Budget 2021: What it means for the housing market

Published by on 3 March 2021

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A lot of current property buyers and arguably estate agents and conveyancers have breathed a sigh of relief this afternoon with the announcement of the Stamp Duty Land Tax (SDLT) rates reduction extension until 30 June 2021.

The temporary SDLT relieving measures, whereby residential property purchases benefited from an increased nil rate band of £500,000 (saving up to £15,000 of SDLT), were due to end on 31 March 2021. This relief which came into force last summer has been hugely popular and arguably has kept the property market extremely buoyant, whilst many other parts of the economy have ground to a halt. In recent weeks and months, there have been stories of stressed-out buyers desperately trying to push through the property purchase, and conveyancing solicitors under ever increasing strain to get through the additional workload before the relief ends.

Whilst some commentators were arguing for this relief to be extended, many others have pointed out that with a simple extension of the relief until a further date, the same issues around completing transactions before that later date would occur. The Chancellor seems to have addressed this to some extent, by announcing that the nil rate band will reduce gradually, beginning with a reduction to £250,000 from 1 July until 1 October when it goes back to the normal level of £125,000.

Other concerns with this form of relief however remain, with a perception that in fact the SDLT savings have been eaten up in a buyer’s budget by an increase in house prices across this time. With there having already been a relief for first time buyers from SDLT, this measure has potentially been seen as actually disadvantaging those first-time buyers.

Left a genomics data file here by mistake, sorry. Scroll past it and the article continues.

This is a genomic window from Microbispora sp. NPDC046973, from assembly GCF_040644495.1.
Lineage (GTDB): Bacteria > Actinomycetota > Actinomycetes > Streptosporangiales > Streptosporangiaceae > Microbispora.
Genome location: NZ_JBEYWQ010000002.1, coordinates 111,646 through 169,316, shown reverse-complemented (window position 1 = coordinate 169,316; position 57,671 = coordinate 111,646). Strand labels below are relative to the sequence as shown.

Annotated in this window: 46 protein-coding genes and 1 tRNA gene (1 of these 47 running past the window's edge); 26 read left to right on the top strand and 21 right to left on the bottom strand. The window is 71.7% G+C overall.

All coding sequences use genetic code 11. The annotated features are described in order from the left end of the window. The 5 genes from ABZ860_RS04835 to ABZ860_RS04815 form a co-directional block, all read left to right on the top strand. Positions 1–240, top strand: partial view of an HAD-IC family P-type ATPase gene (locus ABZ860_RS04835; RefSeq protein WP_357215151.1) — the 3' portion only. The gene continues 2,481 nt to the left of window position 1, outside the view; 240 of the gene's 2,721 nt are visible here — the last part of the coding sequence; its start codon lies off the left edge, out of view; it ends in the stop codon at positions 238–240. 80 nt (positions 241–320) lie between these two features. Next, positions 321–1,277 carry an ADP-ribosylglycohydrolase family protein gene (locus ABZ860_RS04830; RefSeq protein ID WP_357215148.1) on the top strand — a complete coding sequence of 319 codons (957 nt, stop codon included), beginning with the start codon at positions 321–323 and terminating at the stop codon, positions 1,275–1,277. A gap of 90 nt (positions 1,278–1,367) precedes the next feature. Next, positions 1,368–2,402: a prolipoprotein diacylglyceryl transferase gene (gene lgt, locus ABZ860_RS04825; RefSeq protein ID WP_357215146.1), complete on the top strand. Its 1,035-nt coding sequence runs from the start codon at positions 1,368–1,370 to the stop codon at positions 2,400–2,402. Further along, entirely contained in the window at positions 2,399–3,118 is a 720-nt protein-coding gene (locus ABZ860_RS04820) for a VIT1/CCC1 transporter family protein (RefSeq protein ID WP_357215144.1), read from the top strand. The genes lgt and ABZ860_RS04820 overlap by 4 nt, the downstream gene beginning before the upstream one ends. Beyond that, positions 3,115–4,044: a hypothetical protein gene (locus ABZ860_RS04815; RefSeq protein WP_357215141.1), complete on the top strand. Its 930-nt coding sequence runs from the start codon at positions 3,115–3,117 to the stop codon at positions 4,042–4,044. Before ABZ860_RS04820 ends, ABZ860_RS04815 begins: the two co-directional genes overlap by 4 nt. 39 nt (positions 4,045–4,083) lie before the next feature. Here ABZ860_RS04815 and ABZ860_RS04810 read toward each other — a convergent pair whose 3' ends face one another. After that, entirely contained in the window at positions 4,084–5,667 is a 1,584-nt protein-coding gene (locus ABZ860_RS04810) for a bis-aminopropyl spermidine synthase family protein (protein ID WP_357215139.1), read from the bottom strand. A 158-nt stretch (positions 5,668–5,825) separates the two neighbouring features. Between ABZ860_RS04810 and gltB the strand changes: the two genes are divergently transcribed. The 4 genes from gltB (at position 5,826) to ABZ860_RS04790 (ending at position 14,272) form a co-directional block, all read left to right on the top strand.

The Chancellor again was perhaps trying to be seen to address this concern by announcing further measures to support the residential property market.

Mortgage guarantee scheme introduced

A mortgage guarantee scheme is being introduced from April 2021, which will see the government providing a guarantee to UK lenders who offer mortgages to those individuals with a deposit of 5% on homes worth up to £600,000. Buyers will also be able to fix their mortgage rate for at least 5 years under this scheme. It will be available to all new mortgages up until 31 December 2022 addressing concerns that lenders in the current market have been reducing the availability of higher loan to value mortgages.

This is likely to benefit first time buyers who are currently saving up deposits, and so may give the boost required to keep the housing market going, with first time buyers quite often the key to ensuring chains of property purchases all complete.

But again, there will be a feeling that this support in the property market fuels house price inflation and when that support ends, we have to hope that the tragic negative equity issues which many faced in the early nineties does not rear its head.

We will be regularly updating the Budget pages of our website. If you would like to discuss the implications, please don’t hesitate to get in touch. Alternatively, book your place on our Budget question time webinar on Friday 5 March 2021 to find out more.

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